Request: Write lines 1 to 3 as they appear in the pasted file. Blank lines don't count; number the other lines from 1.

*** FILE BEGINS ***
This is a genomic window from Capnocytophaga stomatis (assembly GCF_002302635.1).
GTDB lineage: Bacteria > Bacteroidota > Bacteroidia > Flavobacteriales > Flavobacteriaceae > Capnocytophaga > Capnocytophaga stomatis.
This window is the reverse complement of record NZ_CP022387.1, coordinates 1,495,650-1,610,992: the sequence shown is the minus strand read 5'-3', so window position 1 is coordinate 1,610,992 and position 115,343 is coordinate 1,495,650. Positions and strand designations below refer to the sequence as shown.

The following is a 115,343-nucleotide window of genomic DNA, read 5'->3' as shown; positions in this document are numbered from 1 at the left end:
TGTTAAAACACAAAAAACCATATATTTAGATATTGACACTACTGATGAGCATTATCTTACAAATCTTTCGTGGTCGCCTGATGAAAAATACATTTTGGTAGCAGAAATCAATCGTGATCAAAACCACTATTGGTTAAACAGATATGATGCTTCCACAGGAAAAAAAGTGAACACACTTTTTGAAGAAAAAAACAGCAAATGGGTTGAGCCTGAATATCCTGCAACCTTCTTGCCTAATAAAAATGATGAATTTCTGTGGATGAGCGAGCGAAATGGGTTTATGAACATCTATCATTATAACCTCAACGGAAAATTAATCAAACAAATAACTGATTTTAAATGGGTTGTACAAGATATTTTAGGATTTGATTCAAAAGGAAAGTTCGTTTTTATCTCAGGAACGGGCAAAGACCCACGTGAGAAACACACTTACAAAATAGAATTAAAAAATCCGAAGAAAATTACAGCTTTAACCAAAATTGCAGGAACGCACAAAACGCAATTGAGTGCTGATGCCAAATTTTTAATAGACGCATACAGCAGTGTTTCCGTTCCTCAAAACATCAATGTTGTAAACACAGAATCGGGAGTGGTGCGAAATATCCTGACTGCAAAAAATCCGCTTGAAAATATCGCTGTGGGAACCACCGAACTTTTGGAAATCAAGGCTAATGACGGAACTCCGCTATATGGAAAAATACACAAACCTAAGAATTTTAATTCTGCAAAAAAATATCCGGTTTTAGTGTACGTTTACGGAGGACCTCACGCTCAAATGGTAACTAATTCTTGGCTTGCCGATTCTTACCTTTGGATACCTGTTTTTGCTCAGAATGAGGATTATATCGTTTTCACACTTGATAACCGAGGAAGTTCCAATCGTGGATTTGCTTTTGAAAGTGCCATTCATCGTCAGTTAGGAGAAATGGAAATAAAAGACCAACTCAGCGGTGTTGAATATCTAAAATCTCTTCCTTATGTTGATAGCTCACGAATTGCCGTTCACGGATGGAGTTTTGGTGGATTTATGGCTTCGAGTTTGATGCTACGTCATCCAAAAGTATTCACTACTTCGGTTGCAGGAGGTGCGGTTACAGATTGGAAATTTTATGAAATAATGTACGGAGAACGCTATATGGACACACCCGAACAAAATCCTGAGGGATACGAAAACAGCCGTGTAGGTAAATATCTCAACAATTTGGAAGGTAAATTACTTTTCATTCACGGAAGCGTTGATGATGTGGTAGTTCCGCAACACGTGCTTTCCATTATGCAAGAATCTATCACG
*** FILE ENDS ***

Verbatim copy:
This is a genomic window from Capnocytophaga stomatis (assembly GCF_002302635.1).
GTDB lineage: Bacteria > Bacteroidota > Bacteroidia > Flavobacteriales > Flavobacteriaceae > Capnocytophaga > Capnocytophaga stomatis.
This window is the reverse complement of record NZ_CP022387.1, coordinates 1,495,650-1,610,992: the sequence shown is the minus strand read 5'-3', so window position 1 is coordinate 1,610,992 and position 115,343 is coordinate 1,495,650. Positions and strand designations below refer to the sequence as shown.